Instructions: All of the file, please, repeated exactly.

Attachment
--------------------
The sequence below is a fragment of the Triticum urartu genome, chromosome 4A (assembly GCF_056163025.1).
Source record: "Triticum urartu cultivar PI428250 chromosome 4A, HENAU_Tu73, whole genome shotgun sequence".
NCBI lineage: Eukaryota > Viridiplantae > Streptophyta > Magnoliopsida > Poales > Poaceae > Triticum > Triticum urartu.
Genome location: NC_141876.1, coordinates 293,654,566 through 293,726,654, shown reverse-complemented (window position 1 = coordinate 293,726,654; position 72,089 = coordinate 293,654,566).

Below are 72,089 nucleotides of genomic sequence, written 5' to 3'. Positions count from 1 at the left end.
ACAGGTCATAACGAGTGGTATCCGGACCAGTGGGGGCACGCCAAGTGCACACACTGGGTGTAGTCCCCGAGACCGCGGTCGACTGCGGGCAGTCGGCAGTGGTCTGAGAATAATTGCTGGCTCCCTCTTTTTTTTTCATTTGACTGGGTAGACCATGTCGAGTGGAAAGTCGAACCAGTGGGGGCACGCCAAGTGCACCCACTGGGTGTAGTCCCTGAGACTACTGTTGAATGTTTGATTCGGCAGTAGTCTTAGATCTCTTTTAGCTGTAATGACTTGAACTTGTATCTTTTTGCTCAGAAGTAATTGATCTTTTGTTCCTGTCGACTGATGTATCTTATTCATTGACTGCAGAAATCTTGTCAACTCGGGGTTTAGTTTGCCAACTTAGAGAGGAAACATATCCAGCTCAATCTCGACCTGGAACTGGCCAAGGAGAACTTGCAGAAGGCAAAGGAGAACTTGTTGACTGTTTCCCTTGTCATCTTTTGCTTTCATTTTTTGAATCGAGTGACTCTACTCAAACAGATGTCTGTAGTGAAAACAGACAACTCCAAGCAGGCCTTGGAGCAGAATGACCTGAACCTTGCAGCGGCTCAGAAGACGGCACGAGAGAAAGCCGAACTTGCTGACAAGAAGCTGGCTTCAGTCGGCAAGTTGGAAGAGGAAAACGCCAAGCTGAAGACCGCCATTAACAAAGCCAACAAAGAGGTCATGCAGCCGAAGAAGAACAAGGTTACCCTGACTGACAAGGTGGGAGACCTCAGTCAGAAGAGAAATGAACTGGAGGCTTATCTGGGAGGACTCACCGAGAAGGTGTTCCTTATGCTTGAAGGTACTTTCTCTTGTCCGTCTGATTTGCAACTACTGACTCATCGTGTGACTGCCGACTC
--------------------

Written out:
The sequence below is a fragment of the Triticum urartu genome, chromosome 4A (assembly GCF_056163025.1).
Source record: "Triticum urartu cultivar PI428250 chromosome 4A, HENAU_Tu73, whole genome shotgun sequence".
NCBI lineage: Eukaryota > Viridiplantae > Streptophyta > Magnoliopsida > Poales > Poaceae > Triticum > Triticum urartu.
Genome location: NC_141876.1, coordinates 293,654,566 through 293,726,654, shown reverse-complemented (window position 1 = coordinate 293,726,654; position 72,089 = coordinate 293,654,566).

Below are 72,089 nucleotides of genomic sequence, written 5' to 3'. Positions count from 1 at the left end.
ACAGGTCATAACGAGTGGTATCCGGACCAGTGGGGGCACGCCAAGTGCACACACTGGGTGTAGTCCCCGAGACCGCGGTCGACTGCGGGCAGTCGGCAGTGGTCTGAGAATAATTGCTGGCTCCCTCTTTTTTTTTCATTTGACTGGGTAGACCATGTCGAGTGGAAAGTCGAACCAGTGGGGGCACGCCAAGTGCACCCACTGGGTGTAGTCCCTGAGACTACTGTTGAATGTTTGATTCGGCAGTAGTCTTAGATCTCTTTTAGCTGTAATGACTTGAACTTGTATCTTTTTGCTCAGAAGTAATTGATCTTTTGTTCCTGTCGACTGATGTATCTTATTCATTGACTGCAGAAATCTTGTCAACTCGGGGTTTAGTTTGCCAACTTAGAGAGGAAACATATCCAGCTCAATCTCGACCTGGAACTGGCCAAGGAGAACTTGCAGAAGGCAAAGGAGAACTTGTTGACTGTTTCCCTTGTCATCTTTTGCTTTCATTTTTTGAATCGAGTGACTCTACTCAAACAGATGTCTGTAGTGAAAACAGACAACTCCAAGCAGGCCTTGGAGCAGAATGACCTGAACCTTGCAGCGGCTCAGAAGACGGCACGAGAGAAAGCCGAACTTGCTGACAAGAAGCTGGCTTCAGTCGGCAAGTTGGAAGAGGAAAACGCCAAGCTGAAGACCGCCATTAACAAAGCCAACAAAGAGGTCATGCAGCCGAAGAAGAACAAGGTTACCCTGACTGACAAGGTGGGAGACCTCAGTCAGAAGAGAAATGAACTGGAGGCTTATCTGGGAGGACTCACCGAGAAGGTGTTCCTTATGCTTGAAGGTACTTTCTCTTGTCCGTCTGATTTGCAACTACTGACTCATCGTGTGACTGCCGACTC